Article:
The 35 Remington is a superb short-range cartridge for medium-sized animals including whitetail deer, feral pigs, and black bears. At ranges of less than 100 yards, such as when hunting whitetail deer or black bear in heavy cover, the cartridge shines and is incredibly devastating on big animals. The 35 Remington can also be used effectively at greater distances, up to about 180 yards, provided that you select your target wisely (e.g., not a small buck but rather a large one).
The 35 Remington was originally designed as a varmint cartridge and was actually named after its original price of $35 per round back in 1866. It was later re-designed as a medium range hunting cartridge and is still considered one of the best values in long-range shooting today. The 35 Remington is a relatively inexpensive way of obtaining high performance with your ammunition.
This cartridge was originally designed for use in an eight-shot revolver so it makes sense that it would be loaded with six bullets. However, modern copies may include a seven-or nine-shot model. Either way, this cartridge is capable of killing anything from a whitetail deer to a black bear at close range.
It's earned a reputation as an excellent cartridge for hunting deer, black bear, and feral pigs at short to intermediate range. Hunters may have taken more deer with Model 1894 rifles chambered in 30-30 Winchester than with any other rifle/cartridge combination. The powerful round easily takes large animals at close range.
These days, many gun writers and hunters use the term "deer cartridge" instead of "deer gun", because most modern centerfire rifles are capable of firing both.308 Winchester and.30-30 WCF cartridges. However, some models can be converted to shoot only one of these types of ammunition.
The 30-30 was designed by John Browning himself. It is based on his original 20-25 cartridge, which was introduced in 1893. The 30-30 has a higher velocity and slightly less energy than its older brother, but it is still quite an effective game round.
Since its introduction, several improvements have been made to the cartridge design. Most notably, the 30-30 uses a relatively small diameter bullet that is designed to expand upon impact with bone or tissue. This type of projectile is called a "spitzer bullet". By comparison, most modern sporting bullets are flat-shooting rounds with sharp edges that tend to stay together after impacting their target. These bullets do not expand very much when hitting animal tissue, if at all.
Bullets with a diameter of 264 mm have relatively good ballistic coefficients, and the.260 Remington has won bench rest, metallic silhouette, and long range contests. It can replicate the trajectory of the.300 Winchester Magnum while producing substantially less recoil. These bullets are designed to be fired from a rifle barrel that has been carefully tuned by a gunsmith to maximize their performance.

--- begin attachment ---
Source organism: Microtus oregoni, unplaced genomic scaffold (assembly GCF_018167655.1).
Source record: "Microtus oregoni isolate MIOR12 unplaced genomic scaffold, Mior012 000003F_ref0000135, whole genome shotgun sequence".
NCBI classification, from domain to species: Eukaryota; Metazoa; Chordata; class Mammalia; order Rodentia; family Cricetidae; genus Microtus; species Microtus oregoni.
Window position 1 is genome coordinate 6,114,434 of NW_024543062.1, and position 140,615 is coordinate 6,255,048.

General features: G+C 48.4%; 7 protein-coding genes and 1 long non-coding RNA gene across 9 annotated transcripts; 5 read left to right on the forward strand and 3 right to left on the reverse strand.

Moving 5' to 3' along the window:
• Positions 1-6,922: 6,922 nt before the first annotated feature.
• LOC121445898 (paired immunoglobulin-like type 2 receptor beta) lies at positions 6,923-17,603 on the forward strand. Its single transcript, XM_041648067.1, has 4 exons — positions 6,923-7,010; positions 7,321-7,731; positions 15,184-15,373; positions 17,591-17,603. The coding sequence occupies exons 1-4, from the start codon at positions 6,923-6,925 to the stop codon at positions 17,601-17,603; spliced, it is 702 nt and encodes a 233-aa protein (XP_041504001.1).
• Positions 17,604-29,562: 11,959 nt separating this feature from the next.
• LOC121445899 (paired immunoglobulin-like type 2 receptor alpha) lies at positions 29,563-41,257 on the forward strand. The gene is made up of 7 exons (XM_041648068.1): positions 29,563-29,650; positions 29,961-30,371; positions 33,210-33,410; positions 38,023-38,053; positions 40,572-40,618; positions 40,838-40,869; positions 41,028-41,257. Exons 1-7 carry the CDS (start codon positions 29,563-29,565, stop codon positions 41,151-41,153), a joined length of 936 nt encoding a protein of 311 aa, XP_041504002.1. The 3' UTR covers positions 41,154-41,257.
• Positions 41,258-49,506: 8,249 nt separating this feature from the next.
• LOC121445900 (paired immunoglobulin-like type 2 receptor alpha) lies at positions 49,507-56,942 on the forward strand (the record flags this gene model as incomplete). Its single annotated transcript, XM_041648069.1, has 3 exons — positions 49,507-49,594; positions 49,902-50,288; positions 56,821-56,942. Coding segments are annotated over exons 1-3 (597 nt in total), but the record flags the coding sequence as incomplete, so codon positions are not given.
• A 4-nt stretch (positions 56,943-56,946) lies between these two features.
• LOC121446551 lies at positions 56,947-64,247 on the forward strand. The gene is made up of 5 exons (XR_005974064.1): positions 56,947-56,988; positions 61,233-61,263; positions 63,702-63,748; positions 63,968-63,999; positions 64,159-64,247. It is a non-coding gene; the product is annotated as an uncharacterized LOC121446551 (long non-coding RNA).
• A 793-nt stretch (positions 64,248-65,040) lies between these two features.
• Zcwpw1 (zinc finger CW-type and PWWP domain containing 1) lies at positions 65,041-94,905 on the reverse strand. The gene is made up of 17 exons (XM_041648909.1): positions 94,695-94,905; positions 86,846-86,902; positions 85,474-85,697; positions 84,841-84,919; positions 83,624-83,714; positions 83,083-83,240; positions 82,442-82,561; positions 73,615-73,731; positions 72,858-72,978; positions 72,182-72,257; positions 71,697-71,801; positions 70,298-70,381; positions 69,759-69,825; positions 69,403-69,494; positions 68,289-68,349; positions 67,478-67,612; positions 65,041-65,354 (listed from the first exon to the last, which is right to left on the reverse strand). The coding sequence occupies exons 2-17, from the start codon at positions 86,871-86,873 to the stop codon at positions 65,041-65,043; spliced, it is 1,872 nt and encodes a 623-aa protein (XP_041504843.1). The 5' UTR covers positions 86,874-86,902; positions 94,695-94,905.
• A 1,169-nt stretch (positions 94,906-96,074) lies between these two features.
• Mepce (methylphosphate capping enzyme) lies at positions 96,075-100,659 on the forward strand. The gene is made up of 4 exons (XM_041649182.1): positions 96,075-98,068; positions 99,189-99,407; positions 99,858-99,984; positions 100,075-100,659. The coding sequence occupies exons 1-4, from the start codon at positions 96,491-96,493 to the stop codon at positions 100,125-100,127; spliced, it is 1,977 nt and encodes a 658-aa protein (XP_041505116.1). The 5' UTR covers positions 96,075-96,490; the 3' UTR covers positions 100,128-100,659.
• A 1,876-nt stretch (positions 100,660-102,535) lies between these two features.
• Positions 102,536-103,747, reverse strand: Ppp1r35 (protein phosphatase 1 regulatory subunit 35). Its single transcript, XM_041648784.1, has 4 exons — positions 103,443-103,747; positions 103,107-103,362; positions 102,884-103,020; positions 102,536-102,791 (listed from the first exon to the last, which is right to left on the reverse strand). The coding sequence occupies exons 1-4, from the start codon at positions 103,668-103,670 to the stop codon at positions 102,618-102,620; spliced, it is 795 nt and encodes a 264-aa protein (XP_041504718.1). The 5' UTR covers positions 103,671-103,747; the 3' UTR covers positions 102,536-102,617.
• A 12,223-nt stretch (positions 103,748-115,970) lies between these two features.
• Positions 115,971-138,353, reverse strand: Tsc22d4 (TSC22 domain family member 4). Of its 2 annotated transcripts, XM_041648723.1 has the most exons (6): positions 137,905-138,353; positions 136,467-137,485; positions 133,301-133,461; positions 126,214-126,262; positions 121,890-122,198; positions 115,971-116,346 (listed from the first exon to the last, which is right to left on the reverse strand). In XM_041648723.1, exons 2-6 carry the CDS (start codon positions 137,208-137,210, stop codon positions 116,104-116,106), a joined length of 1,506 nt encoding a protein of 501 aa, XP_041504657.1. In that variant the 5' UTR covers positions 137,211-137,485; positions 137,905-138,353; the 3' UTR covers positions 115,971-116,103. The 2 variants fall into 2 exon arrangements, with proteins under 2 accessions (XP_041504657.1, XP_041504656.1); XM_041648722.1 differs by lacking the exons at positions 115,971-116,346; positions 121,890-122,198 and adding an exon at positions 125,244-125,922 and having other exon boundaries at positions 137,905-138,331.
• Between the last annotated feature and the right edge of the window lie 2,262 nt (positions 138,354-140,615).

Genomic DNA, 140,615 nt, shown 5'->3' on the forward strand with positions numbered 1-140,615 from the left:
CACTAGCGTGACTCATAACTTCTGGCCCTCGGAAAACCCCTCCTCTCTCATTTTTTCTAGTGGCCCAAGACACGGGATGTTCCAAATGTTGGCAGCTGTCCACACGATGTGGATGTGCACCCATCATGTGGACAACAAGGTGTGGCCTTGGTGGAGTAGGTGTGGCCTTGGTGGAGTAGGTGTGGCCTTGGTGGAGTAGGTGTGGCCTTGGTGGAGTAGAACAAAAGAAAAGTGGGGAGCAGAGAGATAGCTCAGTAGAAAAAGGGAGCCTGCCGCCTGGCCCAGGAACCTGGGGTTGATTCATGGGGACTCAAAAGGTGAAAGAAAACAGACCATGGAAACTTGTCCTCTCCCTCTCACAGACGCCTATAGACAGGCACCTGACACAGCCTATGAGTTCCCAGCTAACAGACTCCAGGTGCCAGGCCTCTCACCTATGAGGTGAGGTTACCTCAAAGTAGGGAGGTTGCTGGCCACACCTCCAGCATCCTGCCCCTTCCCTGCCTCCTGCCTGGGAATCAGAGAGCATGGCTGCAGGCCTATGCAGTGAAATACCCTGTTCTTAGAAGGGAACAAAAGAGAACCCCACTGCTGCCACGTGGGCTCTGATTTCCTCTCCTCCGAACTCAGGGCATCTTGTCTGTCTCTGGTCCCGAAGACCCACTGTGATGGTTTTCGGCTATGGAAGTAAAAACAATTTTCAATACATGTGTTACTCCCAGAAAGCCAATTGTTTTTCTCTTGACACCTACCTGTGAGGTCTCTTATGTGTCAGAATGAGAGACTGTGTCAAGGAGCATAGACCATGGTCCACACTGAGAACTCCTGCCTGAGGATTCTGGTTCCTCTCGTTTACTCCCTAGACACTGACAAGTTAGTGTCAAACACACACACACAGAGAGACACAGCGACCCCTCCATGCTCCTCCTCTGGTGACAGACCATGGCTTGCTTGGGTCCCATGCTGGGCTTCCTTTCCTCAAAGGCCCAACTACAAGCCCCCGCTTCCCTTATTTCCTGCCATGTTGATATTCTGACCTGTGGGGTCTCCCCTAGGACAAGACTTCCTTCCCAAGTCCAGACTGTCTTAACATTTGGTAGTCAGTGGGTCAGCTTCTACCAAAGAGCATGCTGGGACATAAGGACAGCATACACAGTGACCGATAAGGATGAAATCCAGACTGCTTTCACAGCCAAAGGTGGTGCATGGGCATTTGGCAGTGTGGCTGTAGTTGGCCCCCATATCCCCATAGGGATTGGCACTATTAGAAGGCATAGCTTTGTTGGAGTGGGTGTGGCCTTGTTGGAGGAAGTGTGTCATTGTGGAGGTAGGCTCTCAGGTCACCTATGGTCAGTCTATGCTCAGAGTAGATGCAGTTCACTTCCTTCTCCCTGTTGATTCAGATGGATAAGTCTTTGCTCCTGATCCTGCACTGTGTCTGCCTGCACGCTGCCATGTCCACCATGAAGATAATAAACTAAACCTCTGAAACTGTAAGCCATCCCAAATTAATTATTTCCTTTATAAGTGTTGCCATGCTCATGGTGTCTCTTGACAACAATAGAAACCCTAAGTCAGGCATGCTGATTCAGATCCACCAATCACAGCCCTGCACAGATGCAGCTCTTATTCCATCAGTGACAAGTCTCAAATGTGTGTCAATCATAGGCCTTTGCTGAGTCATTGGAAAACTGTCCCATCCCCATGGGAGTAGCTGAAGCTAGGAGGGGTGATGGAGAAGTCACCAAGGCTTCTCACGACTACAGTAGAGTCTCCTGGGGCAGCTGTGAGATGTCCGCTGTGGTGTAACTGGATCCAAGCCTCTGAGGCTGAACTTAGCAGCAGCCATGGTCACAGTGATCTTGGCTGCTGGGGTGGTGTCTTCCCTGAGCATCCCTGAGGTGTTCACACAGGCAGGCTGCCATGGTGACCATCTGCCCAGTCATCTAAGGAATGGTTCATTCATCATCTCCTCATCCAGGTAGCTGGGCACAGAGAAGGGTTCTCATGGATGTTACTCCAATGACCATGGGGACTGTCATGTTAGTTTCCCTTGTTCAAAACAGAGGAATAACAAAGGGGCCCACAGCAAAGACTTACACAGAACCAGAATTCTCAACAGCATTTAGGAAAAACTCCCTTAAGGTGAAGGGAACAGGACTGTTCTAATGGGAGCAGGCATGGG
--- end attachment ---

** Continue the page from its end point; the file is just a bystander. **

A standard box contains 25 rounds. This bullet has become popular among hunters who value consistency over maximum penetration. The soft lead alloy used to make these bullets produces very little tissue damage and they are safe to use in most game animals.
The.260 Remington offers excellent value for money because it can replace both the.223 Remington and the.30-06 Springfield centerfire cartridge rifles currently sold by many manufacturers.
Remington is capable of taking large game at distances out to about 200 yards. The lack of power at longer ranges makes this cartridge unsuitable for hunting deer or other species of animal that require high velocity bullets to cause serious injury. Remington is a great choice.
The 30-30 Winchester remains one of the best deer hunting rifles (and here's why). Whether you love it or despise it, the lever-action mechanism will be around for another 125 years. The 30-30 rifle is thought to have killed more whitetail deer than any other single ammunition. In fact, according to the Wyoming Game and Fish Department, there are currently more than 95 million 30-30 cartridges in use worldwide.
Whitetails were first introduced into North America by Europeans about 500 years ago, and since then they have been evolving. Today's whitetail has bigger brains and grows larger bones than its European counterpart because it needs those resources to support its greater body weight. Also unlike its ancestral form, which would have been hunted exclusively for food, today's white-tailed deer are also hunted for their leather and meat products. Of all the animals harvested for their skins, the whitetail is by far the most popular. A typical deer can weigh between 150 and 500 pounds and stand up to 63 inches at the shoulder.
Deer are classified as medium-sized mammals within the family Bovidae. They belong to the genus Odocoileus and are often referred to by that name. Whitetails are only one species in this genus, so for simplicity's sake we will refer to them as just "deer" from here on out.
There are several different types of deer in North America.